As I entered the hotel lobby in Fort Lauderdale, I knew this wasn’t going to be a normal interview. Typically when I meet with a bona fide soccer star, I opt for one on one conversations to get to know them, preferably outside in the fresh air where they can feel freer. Not only was the air not fresh or free, thanks to a remarkable level of humidity, but there was a palpable tension. I was instructed to speak to the concierge and use the code phrase “I’m with the chickens.” I knew this was not a normal request, but this was an abnormal day. He picked up the phone, said “he’s with the chickens” and asked me to wait.
A large man wearing a suit that made him look like a henchman who gets dispatched after a 90 second hand to hand fight with John Wick came seemingly out of nowhere to greet me.
“Mr Peacock, he’s ready to see you now” and without waiting for a response turned on his heel and walked me to the restaurant in the hotel.
I expected to see and hear the sounds of a busy restaurant, the dull roar of conversation, servers and bussers moving with a dutiful intent, especially for a weekend morning. Instead it was empty outside of a singular table where a man sat unassumingly. I smiled and waved, he nodded, standing up to his full 5’7” height and came around to greet me.
“Thank you for allowing me to have some of your time today” I said, shaking his hand.
“Of course, I’m a great fan of your site.” he said as he motioned for me to take the seat across from him.
I sat down, taking out my phone to record the audio. “Do we need to wait for a translator?” I asked, knowing how he typically does interviews in his native Spanish.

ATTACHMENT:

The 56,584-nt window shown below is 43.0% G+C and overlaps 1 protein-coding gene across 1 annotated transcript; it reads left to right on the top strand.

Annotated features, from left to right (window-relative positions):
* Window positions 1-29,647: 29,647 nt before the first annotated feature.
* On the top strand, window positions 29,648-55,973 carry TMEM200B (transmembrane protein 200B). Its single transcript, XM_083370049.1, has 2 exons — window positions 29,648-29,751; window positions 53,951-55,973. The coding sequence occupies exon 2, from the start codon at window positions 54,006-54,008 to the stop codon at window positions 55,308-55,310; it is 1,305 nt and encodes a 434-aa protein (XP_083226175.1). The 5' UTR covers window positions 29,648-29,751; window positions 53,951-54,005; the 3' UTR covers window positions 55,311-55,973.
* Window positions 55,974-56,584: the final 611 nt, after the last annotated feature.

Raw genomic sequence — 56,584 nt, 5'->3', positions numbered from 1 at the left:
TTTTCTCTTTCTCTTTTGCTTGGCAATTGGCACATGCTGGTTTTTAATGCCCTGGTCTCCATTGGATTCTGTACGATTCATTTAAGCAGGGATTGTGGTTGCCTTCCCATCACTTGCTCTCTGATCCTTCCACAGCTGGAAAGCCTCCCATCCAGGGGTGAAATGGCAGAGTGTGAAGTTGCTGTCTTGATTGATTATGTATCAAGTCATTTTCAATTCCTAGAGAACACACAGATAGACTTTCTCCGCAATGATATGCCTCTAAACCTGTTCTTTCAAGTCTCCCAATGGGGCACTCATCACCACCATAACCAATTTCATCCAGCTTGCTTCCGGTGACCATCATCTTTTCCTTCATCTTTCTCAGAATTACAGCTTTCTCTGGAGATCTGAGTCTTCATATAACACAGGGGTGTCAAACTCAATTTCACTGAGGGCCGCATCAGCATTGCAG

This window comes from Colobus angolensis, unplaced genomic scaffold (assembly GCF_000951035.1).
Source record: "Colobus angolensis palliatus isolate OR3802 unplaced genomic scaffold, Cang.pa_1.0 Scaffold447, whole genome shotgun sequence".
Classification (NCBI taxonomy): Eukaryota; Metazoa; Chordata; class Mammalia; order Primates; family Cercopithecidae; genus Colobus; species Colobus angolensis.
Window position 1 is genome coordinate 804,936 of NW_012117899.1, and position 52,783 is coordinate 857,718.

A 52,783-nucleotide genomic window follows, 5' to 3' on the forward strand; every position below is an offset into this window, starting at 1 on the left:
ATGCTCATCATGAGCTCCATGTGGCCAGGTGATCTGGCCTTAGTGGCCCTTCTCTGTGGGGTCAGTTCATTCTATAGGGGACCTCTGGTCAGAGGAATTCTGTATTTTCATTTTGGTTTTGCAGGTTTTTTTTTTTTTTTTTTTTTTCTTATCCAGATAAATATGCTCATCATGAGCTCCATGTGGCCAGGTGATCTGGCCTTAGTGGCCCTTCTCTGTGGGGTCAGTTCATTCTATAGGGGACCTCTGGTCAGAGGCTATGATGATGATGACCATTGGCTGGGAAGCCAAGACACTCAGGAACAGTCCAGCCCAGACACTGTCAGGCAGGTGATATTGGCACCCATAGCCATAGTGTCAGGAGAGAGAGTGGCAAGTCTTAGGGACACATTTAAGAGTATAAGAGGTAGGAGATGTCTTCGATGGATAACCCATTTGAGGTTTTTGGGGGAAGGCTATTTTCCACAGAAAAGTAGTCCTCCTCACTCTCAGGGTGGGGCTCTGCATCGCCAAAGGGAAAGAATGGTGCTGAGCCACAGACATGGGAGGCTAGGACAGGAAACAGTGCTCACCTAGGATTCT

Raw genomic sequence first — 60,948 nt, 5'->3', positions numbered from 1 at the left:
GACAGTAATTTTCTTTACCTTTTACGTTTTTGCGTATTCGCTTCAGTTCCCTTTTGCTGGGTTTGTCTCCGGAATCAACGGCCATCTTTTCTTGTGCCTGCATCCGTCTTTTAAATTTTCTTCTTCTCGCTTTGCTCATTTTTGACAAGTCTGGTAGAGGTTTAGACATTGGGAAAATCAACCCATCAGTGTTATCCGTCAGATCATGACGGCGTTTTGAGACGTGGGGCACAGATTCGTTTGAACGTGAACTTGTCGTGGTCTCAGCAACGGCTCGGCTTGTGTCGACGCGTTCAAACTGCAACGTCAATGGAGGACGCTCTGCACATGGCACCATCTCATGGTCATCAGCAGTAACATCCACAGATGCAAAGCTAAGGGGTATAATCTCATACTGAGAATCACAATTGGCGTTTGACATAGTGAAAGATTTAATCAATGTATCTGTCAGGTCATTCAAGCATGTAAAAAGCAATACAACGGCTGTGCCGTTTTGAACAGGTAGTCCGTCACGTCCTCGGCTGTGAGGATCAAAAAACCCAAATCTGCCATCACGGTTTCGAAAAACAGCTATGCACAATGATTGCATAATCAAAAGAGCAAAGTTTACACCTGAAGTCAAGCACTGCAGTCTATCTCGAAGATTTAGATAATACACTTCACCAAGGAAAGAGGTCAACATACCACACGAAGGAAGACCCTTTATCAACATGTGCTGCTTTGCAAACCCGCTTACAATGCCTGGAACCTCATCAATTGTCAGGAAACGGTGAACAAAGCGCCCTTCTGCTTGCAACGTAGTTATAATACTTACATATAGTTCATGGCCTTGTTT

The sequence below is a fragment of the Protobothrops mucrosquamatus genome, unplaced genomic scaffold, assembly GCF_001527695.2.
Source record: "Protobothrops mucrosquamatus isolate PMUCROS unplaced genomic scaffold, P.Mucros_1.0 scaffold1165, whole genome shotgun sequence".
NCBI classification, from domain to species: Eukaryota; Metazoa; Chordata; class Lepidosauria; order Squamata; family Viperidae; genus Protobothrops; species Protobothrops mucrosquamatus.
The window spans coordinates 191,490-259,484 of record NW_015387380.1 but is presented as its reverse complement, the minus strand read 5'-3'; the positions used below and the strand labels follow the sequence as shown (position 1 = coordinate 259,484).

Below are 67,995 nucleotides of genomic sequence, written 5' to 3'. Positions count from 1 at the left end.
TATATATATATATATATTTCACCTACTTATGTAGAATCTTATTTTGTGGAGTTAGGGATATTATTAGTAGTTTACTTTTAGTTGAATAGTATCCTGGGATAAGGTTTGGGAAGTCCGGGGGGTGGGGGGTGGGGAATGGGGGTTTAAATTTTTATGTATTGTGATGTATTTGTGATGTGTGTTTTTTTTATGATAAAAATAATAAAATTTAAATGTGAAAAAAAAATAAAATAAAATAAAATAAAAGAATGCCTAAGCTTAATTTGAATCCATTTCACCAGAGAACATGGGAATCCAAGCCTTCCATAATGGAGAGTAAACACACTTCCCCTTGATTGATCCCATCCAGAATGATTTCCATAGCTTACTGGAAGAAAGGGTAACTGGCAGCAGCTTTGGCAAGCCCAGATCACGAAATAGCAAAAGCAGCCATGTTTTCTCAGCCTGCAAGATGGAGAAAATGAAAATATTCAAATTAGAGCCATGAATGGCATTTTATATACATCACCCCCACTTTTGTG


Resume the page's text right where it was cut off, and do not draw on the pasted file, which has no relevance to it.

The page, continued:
“No, I speak fluent English,” he said with a smirk, like he was letting me in on a secret of no importance to anyone or anything besides himself and his own amusement. It was at this moment that I knew the next 15 minutes of my life was going to be more than a story for the site, but a story I would tell for the rest of my life. I started recording.
Charles Peacock: I know you technically haven’t played an MLS match yet, but what have been your first impressions?
Lionel Messi: First, I’m very excited about playing in Miami. I had offers all over the world and ultimately I couldn’t say no to experiencing the world famous Florida and all it has to offer. In my first few days I got to shop at a grocery store with barely anyone recognizing me, and then was nearly in a car crash despite having a police escort. I’m used to cities like Barcelona and Paris where I could never do or experience these things.
CP: How much did David Beckham’s influence have on getting you to Miami?
LM: A great deal. We sat down in Paris back in April after a few early conversations and he shared his experiences in MLS with me. Even though back then the league was nowhere near where it is today, staying in bad hotels, they hadn’t even started using TAM yet!
CP: Do the MLS rules excite you? I haven’t seen someone light up talking about TAM like that before.